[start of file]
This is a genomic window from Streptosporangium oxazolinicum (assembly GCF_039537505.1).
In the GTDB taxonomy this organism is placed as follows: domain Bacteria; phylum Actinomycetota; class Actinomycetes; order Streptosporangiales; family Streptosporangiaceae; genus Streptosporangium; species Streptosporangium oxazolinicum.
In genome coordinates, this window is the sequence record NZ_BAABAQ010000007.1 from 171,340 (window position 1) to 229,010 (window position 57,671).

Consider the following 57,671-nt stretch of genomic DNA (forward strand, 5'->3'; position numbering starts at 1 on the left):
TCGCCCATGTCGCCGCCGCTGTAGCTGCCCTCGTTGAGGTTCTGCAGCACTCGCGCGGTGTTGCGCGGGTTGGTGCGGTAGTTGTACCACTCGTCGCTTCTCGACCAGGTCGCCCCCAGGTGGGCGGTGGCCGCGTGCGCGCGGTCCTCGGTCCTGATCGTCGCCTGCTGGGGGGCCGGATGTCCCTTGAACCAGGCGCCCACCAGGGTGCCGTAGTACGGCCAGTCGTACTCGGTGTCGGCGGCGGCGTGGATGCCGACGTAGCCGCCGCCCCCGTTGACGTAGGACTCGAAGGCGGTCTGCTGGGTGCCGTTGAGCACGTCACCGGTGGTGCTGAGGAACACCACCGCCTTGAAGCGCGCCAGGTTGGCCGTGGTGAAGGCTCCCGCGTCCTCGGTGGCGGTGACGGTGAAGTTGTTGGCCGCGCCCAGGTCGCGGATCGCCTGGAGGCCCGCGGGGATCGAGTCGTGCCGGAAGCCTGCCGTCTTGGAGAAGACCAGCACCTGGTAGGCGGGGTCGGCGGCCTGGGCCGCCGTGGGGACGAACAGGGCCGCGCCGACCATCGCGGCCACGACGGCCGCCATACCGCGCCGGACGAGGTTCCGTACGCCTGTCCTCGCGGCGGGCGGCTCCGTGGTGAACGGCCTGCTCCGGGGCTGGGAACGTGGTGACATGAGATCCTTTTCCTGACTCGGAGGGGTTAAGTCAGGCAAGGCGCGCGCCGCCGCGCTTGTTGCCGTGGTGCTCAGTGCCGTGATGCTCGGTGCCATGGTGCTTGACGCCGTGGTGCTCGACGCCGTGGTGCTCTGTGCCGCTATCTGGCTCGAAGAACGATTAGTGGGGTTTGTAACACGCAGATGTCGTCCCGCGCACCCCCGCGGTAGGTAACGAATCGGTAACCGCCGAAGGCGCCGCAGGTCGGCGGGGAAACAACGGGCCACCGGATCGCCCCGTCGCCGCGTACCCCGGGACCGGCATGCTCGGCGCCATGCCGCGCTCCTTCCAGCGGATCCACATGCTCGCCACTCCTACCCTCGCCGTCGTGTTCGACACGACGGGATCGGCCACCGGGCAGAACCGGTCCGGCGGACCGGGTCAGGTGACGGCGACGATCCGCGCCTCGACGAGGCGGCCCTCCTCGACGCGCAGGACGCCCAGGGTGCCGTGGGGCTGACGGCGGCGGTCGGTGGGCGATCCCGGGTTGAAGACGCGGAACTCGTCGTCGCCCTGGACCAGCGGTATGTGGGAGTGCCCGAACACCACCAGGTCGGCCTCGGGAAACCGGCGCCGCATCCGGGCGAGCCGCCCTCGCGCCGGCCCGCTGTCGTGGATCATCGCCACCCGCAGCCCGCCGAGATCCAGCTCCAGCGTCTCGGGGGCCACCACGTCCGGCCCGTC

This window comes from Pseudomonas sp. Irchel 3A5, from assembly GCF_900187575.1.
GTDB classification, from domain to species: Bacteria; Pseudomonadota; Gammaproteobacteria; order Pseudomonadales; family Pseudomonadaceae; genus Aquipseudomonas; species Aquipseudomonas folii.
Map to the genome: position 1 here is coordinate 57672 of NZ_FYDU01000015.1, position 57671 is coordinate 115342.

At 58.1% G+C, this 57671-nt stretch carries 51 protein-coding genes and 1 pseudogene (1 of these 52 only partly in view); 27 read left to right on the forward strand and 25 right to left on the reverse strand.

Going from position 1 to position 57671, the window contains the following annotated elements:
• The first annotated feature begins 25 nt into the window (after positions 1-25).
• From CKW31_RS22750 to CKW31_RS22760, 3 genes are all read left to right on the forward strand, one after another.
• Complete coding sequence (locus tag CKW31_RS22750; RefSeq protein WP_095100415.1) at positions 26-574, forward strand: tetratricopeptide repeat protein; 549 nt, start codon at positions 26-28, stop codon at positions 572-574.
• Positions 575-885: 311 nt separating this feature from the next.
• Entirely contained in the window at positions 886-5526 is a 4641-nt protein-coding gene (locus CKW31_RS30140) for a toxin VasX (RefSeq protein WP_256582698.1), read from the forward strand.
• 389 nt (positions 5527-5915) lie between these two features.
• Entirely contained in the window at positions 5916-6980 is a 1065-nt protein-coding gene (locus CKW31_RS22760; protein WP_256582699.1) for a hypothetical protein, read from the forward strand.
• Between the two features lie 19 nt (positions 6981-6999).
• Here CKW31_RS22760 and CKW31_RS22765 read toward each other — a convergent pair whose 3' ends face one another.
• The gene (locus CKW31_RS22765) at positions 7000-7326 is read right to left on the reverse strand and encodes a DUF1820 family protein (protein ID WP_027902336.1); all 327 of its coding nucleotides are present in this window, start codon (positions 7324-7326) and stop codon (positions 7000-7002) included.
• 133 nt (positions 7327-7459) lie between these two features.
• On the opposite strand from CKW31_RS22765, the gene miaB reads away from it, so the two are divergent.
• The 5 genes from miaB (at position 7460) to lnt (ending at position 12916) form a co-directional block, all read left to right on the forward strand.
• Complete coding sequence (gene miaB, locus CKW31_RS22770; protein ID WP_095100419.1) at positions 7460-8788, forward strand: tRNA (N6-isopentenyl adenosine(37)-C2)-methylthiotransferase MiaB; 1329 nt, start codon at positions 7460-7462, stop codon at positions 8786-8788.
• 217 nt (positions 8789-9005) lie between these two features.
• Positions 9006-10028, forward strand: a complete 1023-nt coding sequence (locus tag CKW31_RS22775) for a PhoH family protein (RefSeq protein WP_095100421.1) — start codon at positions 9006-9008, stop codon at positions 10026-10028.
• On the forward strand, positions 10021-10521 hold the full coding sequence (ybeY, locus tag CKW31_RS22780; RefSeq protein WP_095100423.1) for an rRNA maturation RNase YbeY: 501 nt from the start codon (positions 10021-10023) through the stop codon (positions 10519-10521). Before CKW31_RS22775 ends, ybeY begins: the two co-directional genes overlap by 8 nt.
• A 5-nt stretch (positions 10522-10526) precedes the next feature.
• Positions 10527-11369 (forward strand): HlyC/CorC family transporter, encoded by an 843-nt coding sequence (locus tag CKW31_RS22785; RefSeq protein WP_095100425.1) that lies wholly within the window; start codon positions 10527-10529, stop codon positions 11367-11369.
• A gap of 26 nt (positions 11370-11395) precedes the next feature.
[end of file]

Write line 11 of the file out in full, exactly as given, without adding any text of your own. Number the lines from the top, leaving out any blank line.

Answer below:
• The first annotated feature begins 25 nt into the window (after positions 1-25).